Tuesday, November 1, 2016

The Pope in Sweden

The Pope is in Sweden. (Photo: Pope Francis with Sweden's King Carl XVI Gustaf and Queen Siliva.) The occasion for the Pope's current visit was to participate in a joint Catholic-Lutheran ecumenical event in the 11th-century cathedral of Lund on the 499th anniversary of Martin Luther's "95 Theses," the event that set off the Protestant Reformation in Wittenberg, Germany, on All Saints' Eve 1517, from which it spread, shattering the unity of Latin Christianity. (He will also celebrate a Catholic Mass for the growing Scandinavian Catholic community today)

While Luther's reformation was a predominantly German affair, Protestantism quickly came to the Scandinavian kingdoms when various Danish, Swedish, and Norwegian kings took advantage of the opportunity to establish State Churches of their own. As in Germany and England, the religious Reformation in Scandinavia was always dependent on the more decisive political Reformation. Given the predominantly political rather than religious character of the Swedish Reformation, the Church of Sweden - like the Church of England - has maintained an episcopal structure and a "high" (but Protestant) liturgy.

Until relatively recently, everyone in Sweden was considered a member of the Lutheran Church of Sweden, which is now among the most politically and socially liberal Christian Churches, while the country itself has become increasingly secular in terms of its citizens' actual relationship to religion.

Presumably, the Pope's presence is intended to celebrate not the tragedy of the destruction of Western Church unity by Martin Luther and others, but the modern rapprochement between the Catholic Church and her "separated brethren," in particular the half-century of ecumenical dialogue between the Catholic Church and the Lutheran World Federation. Thus, at Lund's cathedral, Pope Francis spoke of our "common journey of reconciliation" and of "the opportunity to mend a critical moment of our history by moving beyond the controversies and disagreements that have often prevented us from understanding one another."

To do this, the Pope challenged us all to "look with love and honesty at our past, recognizing error and seeking forgiveness, for God alone is our judge. We ought to recognize with the same honesty and love that our division distanced us from the primordial intuition of God’s people, who naturally yearn to be one, and that it was perpetuated historically by the powerful of this world rather than the faithful people, which always and everywhere needs to be guided surely and lovingly by its Good Shepherd. Certainly, there was a sincere will on the part of both sides to profess and uphold the true faith, but at the same time we realize that we closed in on ourselves out of fear or bias with regard to the faith which others profess with a different accent and language."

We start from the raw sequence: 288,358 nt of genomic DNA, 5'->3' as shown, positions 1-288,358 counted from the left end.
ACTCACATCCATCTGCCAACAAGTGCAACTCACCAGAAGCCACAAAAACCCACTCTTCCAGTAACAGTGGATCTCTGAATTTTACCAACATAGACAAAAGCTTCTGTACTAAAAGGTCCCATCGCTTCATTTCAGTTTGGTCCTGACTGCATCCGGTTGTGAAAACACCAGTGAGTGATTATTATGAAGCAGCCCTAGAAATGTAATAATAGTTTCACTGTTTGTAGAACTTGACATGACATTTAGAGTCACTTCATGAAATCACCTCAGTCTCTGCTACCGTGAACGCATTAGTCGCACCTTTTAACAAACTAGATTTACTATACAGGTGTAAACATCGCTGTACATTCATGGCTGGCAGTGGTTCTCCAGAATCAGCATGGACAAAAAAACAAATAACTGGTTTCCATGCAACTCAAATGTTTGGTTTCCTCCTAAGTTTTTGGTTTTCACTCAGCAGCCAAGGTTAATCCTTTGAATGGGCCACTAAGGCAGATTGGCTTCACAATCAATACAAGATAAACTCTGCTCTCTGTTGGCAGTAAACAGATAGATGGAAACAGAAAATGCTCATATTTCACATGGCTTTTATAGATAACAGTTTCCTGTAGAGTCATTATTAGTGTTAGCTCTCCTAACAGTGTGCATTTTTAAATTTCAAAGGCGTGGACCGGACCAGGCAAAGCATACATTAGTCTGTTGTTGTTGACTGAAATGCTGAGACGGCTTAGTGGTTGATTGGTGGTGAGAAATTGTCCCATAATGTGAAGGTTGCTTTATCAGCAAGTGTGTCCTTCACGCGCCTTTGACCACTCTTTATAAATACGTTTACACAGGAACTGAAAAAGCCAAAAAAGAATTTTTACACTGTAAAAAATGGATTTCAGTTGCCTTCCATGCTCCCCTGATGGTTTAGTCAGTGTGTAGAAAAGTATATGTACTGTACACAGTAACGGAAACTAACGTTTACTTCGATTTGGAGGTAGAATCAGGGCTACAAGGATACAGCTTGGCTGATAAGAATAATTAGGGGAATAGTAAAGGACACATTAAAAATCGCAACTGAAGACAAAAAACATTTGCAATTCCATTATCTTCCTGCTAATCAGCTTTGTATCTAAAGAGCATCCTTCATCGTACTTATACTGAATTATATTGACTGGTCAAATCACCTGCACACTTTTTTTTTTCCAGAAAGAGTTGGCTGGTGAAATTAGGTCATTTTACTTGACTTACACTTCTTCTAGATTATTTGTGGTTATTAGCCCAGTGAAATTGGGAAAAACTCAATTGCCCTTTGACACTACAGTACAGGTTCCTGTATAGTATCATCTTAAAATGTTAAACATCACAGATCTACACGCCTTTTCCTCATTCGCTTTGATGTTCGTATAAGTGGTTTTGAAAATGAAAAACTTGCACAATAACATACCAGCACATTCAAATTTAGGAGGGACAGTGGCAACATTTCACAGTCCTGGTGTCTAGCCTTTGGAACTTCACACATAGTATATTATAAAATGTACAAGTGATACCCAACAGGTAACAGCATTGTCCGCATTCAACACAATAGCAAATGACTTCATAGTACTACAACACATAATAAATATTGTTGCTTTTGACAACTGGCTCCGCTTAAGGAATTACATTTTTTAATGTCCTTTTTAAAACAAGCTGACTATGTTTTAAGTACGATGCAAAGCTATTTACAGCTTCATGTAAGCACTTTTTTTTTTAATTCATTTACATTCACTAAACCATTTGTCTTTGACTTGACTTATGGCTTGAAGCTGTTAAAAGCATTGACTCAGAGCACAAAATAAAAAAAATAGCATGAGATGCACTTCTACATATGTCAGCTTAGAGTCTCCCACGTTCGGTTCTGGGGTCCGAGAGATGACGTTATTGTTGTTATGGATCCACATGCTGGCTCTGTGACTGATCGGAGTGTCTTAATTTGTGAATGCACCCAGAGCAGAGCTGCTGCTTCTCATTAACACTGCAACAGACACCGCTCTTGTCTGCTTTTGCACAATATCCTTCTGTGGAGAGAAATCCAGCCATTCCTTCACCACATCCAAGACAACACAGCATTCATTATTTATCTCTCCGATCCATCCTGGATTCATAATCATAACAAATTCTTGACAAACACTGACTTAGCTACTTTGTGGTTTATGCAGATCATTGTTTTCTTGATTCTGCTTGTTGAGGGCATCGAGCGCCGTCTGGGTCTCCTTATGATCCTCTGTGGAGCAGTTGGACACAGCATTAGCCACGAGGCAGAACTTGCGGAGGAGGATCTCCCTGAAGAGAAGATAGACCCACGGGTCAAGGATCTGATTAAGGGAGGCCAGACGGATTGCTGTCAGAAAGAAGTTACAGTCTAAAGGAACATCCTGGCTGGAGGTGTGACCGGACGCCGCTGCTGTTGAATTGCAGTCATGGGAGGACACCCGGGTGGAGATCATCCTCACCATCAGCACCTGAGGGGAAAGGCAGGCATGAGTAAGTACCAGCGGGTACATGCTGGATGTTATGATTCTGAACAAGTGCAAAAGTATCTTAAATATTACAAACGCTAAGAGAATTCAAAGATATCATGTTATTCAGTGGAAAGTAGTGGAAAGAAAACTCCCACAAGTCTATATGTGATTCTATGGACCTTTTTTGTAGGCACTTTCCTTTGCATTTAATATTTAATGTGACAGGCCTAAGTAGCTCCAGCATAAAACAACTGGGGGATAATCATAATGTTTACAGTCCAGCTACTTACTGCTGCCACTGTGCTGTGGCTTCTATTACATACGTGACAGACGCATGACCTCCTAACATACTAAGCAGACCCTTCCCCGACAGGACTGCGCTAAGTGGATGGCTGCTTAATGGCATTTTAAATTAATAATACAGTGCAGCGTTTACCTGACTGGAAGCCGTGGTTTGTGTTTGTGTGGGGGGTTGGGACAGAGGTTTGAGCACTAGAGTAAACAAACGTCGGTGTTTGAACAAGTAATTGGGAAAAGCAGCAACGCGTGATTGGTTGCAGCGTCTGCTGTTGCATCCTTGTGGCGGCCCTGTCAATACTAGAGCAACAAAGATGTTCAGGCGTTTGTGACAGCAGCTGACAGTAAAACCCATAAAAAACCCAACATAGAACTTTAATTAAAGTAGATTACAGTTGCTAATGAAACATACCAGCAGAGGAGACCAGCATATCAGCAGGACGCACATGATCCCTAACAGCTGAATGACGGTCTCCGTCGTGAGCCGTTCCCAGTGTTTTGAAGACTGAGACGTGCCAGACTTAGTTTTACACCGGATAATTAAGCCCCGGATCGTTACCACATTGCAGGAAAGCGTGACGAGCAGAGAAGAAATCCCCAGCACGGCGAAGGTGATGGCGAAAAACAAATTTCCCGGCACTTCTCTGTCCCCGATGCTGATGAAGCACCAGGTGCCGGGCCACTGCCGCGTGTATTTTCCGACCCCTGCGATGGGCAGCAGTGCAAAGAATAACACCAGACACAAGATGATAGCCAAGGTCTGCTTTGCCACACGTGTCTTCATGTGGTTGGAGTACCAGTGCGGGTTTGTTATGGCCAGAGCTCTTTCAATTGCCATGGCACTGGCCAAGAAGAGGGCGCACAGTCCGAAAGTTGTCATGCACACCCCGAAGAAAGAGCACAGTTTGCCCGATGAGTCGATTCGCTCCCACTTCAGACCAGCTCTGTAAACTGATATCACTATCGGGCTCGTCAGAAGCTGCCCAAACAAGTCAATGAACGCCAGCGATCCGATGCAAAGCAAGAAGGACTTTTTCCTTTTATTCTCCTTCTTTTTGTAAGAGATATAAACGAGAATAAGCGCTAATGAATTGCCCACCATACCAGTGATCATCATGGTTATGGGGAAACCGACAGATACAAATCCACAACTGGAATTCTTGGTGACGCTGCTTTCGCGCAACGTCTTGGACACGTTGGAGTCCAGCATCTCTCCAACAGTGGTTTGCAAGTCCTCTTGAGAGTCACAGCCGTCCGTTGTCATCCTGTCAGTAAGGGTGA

The Reformation resulted in a branch of Christianity without the Church, a highly individualized Christianity in which the individual stood alone before God bereft of the mediation of intercession. This in turn fostered a political individualism which - in clear contrast to the biblical and classical conceptions of solidarity that have been and remain at the heart of Catholic social teaching - has tended to take the individual as the starting point for discussion. and so led to the economic and moral libertarian individualism of our postmodern (and increasingly globalized) era. In this increasingly privatized, individualistic culture, the very basis for and the extent of shared social bonds and moral obligations to one another society have become increasingly problematic to many. 

The theological terrain on which the Reformation was fought has changed. It is possible to overcome at least some of those theological conflicts and mutual misunderstandings - in part because so few in today's world really care as much as our ancestors did about issues of salvation. Remedying the political, social, economic, and cultural consequences of the Reformation's turn to the individual will, however, prove far more difficult, for that turn remains very current and has become increasingly central to our modern and post-modern world's self-understanding.

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